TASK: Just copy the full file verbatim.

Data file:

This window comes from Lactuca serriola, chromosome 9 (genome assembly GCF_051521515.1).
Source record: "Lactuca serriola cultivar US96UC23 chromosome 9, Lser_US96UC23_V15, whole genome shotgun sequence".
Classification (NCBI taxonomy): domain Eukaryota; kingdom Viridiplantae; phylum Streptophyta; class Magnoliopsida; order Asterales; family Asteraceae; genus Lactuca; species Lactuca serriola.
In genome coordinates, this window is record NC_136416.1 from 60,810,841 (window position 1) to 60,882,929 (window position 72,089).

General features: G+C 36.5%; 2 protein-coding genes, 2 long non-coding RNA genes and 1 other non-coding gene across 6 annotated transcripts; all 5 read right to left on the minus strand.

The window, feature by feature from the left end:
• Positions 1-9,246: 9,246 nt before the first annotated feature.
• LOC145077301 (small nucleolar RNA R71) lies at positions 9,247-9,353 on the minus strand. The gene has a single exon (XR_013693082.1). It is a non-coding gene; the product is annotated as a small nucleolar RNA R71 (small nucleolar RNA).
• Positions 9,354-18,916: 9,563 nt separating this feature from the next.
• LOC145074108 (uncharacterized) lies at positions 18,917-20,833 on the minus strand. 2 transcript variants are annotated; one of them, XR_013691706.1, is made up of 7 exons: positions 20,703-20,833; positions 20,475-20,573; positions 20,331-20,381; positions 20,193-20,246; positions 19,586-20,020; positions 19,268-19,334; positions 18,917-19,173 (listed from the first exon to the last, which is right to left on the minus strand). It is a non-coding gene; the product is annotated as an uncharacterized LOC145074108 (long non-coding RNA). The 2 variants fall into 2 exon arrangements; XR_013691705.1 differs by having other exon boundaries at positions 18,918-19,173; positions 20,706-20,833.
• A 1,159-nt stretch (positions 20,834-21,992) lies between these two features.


This window comes from Lactuca serriola, chromosome 9 (genome assembly GCF_051521515.1).
Source record: "Lactuca serriola cultivar US96UC23 chromosome 9, Lser_US96UC23_V15, whole genome shotgun sequence".
Classification (NCBI taxonomy): domain Eukaryota; kingdom Viridiplantae; phylum Streptophyta; class Magnoliopsida; order Asterales; family Asteraceae; genus Lactuca; species Lactuca serriola.
In genome coordinates, this window is record NC_136416.1 from 60,810,841 (window position 1) to 60,882,929 (window position 72,089).

General features: G+C 36.5%; 2 protein-coding genes, 2 long non-coding RNA genes and 1 other non-coding gene across 6 annotated transcripts; all 5 read right to left on the minus strand.

The window, feature by feature from the left end:
• Positions 1-9,246: 9,246 nt before the first annotated feature.
• LOC145077301 (small nucleolar RNA R71) lies at positions 9,247-9,353 on the minus strand. The gene has a single exon (XR_013693082.1). It is a non-coding gene; the product is annotated as a small nucleolar RNA R71 (small nucleolar RNA).
• Positions 9,354-18,916: 9,563 nt separating this feature from the next.
• LOC145074108 (uncharacterized) lies at positions 18,917-20,833 on the minus strand. 2 transcript variants are annotated; one of them, XR_013691706.1, is made up of 7 exons: positions 20,703-20,833; positions 20,475-20,573; positions 20,331-20,381; positions 20,193-20,246; positions 19,586-20,020; positions 19,268-19,334; positions 18,917-19,173 (listed from the first exon to the last, which is right to left on the minus strand). It is a non-coding gene; the product is annotated as an uncharacterized LOC145074108 (long non-coding RNA). The 2 variants fall into 2 exon arrangements; XR_013691705.1 differs by having other exon boundaries at positions 18,918-19,173; positions 20,706-20,833.
• A 1,159-nt stretch (positions 20,834-21,992) lies between these two features.